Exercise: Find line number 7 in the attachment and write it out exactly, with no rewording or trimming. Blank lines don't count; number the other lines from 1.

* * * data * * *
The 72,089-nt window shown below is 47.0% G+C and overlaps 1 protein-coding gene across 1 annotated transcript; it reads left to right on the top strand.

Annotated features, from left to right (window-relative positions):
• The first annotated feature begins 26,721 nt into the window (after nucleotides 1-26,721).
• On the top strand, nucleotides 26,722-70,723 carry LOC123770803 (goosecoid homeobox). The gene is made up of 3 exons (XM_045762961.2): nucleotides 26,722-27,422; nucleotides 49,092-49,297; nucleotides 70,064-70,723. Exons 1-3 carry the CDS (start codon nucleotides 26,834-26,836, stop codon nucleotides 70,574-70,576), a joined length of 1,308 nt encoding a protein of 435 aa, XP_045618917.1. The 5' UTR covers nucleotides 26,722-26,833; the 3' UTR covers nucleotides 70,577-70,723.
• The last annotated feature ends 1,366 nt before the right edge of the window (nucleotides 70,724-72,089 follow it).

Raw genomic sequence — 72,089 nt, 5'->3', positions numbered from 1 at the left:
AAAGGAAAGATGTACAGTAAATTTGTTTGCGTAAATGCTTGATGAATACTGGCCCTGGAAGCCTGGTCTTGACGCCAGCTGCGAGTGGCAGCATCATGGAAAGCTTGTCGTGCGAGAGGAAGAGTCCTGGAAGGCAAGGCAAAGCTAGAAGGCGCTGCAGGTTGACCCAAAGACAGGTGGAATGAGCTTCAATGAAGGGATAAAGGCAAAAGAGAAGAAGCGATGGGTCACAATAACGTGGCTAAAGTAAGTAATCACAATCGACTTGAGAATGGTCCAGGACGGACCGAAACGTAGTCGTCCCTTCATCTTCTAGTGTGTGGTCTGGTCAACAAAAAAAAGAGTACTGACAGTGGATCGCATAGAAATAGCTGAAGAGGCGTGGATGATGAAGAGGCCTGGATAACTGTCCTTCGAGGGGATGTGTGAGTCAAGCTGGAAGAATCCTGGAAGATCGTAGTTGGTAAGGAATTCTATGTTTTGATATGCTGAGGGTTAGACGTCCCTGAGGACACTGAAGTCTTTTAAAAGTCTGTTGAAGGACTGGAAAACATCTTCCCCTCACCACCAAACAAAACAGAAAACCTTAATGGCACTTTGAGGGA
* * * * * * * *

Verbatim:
AAAGGAAAGATGTACAGTAAATTTGTTTGCGTAAATGCTTGATGAATACTGGCCCTGGAAGCCTGGTCTTGACGCCAGCTGCGAGTGGCAGCATCATGGAAAGCTTGTCGTGCGAGAGGAAGAGTCCTGGAAGGCAAGGCAAAGCTAGAAGGCGCTGCAGGTTGACCCAAAGACAGGTGGAATGAGCTTCAATGAAGGGATAAAGGCAAAAGAGAAGAAGCGATGGGTCACAATAACGTGGCTAAAGTAAGTAATCACAATCGACTTGAGAATGGTCCAGGACGGACCGAAACGTAGTCGTCCCTTCATCTTCTAGTGTGTGGTCTGGTCAACAAAAAAAAGAGTACTGACAGTGGATCGCATAGAAATAGCTGAAGAGGCGTGGATGATGAAGAGGCCTGGATAACTGTCCTTCGAGGGGATGTGTGAGTCAAGCTGGAAGAATCCTGGAAGATCGTAGTTGGTAAGGAATTCTATGTTTTGATATGCTGAGGGTTAGACGTCCCTGAGGACACTGAAGTCTTTTAAAAGTCTGTTGAAGGACTGGAAAACATCTTCCCCTCACCACCAAACAAAACAGAAAACCTTAATGGCACTTTGAGGGA